Liver cancer is one of the most common cancers worldwide. While the exact molecular mechanisms that are associated with the development of liver cancer are not entirely understood, potential causes include exposure to environmental toxins and drugs, alcohol consumption, and chronic infections of the liver with viruses such as the hepatitis B virus (HBV). The work in my laboratory focuses on studying processes involved in hepatocyte transformation; hepatocytes are the major epithelial cell of the liver.
Our main interest is to understand the causes of HBV-associated liver cancer. Approximately 80% of liver cancers can be attributed to chronic infections with HBV. Precisely how HBV causes liver cancer is unknown but is thought to involve the consequences of immune-mediated destruction of HBV-infected hepatocytes, and resultant liver regeneration, as well as activities of HBV proteins such as the HBV X protein (HBx). HBx is a multifunctional protein that regulates HBV replication and influences cellular transcription, proliferation, apoptotic and signal transduction pathways. However, the exact means by which HBx influences such diverse processes is not understood. We demonstrated that one HBx activity is modulation of cellular cytosolic calcium levels, which results in the activation of Pyk2 and Src kinases and regulation of apoptotic and cell proliferation pathways. Alterations in calcium signaling have numerous consequences for cellular metabolism and may explain many of the diverse functions that have been attributed to HBx and its putative role in the development of HBV-associated liver cancer. We recently demonstrated that HBx modulation of calcium signaling is through regulation of the mitochondrial permeability transition pore (MPTP). We are continuing to study HBx-induced calcium signaling as well as other activities associated with HBx expression to determine the precise mechanism through which this protein influences such a diverse array of cellular pathways. These studies are performed in established human liver cell lines, in cultured primary rat hepatocytes, and in vivo through the use of adenovirus recombinants that can transduce HBV into the livers of mice. Such studies should help delineate how this protein and chronic HBV infections can lead to transformation of liver cells and the development of liver cancer.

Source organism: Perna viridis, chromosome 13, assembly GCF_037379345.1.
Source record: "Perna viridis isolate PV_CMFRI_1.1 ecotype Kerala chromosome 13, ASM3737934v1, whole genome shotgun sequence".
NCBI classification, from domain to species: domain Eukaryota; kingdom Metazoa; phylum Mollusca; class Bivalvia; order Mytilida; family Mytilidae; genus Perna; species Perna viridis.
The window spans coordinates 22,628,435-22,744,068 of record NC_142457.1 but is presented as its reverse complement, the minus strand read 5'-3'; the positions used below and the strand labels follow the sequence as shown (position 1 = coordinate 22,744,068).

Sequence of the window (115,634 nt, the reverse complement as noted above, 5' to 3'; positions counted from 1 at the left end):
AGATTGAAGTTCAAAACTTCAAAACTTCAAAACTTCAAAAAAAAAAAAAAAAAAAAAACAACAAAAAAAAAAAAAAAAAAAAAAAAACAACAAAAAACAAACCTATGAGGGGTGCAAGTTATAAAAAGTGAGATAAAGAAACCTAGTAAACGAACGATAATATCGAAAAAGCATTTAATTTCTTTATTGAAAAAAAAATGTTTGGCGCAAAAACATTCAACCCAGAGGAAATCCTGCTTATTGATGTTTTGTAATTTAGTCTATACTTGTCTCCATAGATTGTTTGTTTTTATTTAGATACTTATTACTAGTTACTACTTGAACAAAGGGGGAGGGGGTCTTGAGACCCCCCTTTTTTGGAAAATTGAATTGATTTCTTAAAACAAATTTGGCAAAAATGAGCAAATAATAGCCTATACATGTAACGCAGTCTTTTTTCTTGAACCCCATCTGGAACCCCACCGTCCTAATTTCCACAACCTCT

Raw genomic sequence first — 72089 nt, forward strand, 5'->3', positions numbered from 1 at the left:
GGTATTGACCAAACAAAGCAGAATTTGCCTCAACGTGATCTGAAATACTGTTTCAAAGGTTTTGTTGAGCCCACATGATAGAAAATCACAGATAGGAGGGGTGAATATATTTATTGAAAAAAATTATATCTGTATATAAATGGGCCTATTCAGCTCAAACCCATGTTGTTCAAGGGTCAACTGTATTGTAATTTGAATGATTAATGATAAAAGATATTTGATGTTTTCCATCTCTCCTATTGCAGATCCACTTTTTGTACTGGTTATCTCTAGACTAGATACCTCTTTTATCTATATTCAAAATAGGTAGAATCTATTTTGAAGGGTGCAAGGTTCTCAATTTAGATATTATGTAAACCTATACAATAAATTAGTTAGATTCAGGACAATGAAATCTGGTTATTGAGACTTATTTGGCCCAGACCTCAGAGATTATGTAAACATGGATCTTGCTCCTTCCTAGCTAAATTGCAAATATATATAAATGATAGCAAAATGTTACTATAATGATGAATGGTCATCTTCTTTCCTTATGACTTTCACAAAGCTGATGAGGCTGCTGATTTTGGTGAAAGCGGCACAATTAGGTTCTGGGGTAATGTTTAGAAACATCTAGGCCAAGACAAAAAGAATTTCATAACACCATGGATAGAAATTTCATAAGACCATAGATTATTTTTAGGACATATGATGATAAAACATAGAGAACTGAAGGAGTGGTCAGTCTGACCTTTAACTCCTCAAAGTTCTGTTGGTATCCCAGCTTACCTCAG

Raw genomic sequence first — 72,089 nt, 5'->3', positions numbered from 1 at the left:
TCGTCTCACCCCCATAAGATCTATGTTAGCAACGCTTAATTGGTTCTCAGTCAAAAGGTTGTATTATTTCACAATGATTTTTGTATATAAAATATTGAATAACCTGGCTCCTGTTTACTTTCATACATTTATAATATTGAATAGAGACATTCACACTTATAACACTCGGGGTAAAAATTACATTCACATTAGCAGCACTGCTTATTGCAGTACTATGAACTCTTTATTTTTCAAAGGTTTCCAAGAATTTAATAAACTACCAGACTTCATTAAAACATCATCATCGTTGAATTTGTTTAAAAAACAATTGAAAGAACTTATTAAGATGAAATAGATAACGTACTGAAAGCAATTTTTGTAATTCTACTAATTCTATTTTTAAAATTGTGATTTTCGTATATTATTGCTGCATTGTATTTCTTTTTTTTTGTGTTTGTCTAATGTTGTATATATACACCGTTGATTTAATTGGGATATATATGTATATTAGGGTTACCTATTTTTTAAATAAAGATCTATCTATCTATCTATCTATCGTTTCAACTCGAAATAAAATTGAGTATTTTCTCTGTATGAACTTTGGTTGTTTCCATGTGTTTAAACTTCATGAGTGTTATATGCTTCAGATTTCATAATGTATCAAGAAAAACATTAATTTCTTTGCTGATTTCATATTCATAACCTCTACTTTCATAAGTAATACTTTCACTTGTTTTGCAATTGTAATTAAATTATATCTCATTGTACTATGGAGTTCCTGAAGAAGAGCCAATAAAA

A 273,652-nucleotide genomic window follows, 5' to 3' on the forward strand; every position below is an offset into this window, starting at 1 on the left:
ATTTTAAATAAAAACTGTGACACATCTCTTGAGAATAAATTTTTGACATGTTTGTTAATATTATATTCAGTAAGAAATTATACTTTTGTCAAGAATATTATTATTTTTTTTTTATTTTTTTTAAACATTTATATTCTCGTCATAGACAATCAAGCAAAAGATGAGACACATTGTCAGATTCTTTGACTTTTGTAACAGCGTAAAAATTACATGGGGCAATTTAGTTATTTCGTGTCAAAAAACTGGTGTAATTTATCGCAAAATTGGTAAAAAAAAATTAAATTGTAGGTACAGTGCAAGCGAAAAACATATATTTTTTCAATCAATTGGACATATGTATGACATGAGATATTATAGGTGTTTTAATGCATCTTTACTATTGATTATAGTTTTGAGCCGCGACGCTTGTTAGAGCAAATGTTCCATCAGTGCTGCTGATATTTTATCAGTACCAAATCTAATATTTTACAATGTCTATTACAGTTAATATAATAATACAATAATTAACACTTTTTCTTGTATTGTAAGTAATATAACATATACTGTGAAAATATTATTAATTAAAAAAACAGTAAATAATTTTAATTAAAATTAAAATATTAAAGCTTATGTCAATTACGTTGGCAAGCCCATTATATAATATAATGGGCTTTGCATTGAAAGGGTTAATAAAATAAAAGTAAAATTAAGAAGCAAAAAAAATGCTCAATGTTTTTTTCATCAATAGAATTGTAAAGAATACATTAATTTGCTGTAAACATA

We are also exploring how alcohol exposure and HBV infections can synergize to enhance the development of liver cancer. There is evidence that chronic HBV infections combined with chronic alcohol consumption dramatically increase progression to the development of liver cancer, but precisely how this occurs is unknown. We are using a model system of cultured primary rat hepatocytes that are infected with HBV and exposed to alcohol to define cellular signaling pathways that are impacted by the combination of these stimuli and evaluating the consequence for hepatocyte physiology.
Our third area of interest is the development of alternative liver models that can be used to study the consequence of viral infections and/or drug, toxin, or alcohol exposure for liver physiology. In collaboration with Dr. Moses Noh, an engineer at Drexel University, we are using recent advances in microfabrication and microfluidic technologies to develop a miniaturized human liver model system. This system uses small numbers of primary liver cells that are maintained in layered co-cultures in microfabricated microchannels. This type of system facilitates the long-term maintenance of liver cells, mimics the microenvironment of the liver, and can be used to study various aspects of liver physiology. We have successfully generated layered co-cultures of primary rat hepatocytes and liver sinusoid endothelial cells and are now expanding to studies with primary human liver cells. An advantage of this novel liver model system is that it requires very small numbers of cells while still generating a system that simulates a basic functional unit of the liver. Our long-term goal is to use this system to study the response of human liver cells to various stimuli such as an HBV infection and/or alcohol and drug exposure.
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